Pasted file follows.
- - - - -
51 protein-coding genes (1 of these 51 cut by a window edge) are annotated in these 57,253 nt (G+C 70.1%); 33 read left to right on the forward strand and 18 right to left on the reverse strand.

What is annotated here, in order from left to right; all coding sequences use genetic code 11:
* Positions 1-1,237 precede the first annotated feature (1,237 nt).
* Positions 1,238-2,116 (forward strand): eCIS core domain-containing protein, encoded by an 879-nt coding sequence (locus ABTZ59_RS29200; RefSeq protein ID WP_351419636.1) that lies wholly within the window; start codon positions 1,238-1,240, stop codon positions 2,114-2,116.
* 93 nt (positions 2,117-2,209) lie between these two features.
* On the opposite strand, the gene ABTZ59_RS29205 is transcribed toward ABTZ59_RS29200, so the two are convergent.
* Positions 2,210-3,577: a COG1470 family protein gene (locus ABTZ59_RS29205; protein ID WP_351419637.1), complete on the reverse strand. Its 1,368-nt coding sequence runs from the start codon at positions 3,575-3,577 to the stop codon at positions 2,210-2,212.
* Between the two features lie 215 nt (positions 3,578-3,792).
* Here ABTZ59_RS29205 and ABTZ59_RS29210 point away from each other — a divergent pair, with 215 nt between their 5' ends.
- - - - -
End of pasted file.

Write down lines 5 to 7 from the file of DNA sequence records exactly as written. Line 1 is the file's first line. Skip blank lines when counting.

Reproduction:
* 93 nt (positions 2,117-2,209) lie between these two features.
* On the opposite strand, the gene ABTZ59_RS29205 is transcribed toward ABTZ59_RS29200, so the two are convergent.
* Positions 2,210-3,577: a COG1470 family protein gene (locus ABTZ59_RS29205; protein ID WP_351419637.1), complete on the reverse strand. Its 1,368-nt coding sequence runs from the start codon at positions 3,575-3,577 to the stop codon at positions 2,210-2,212.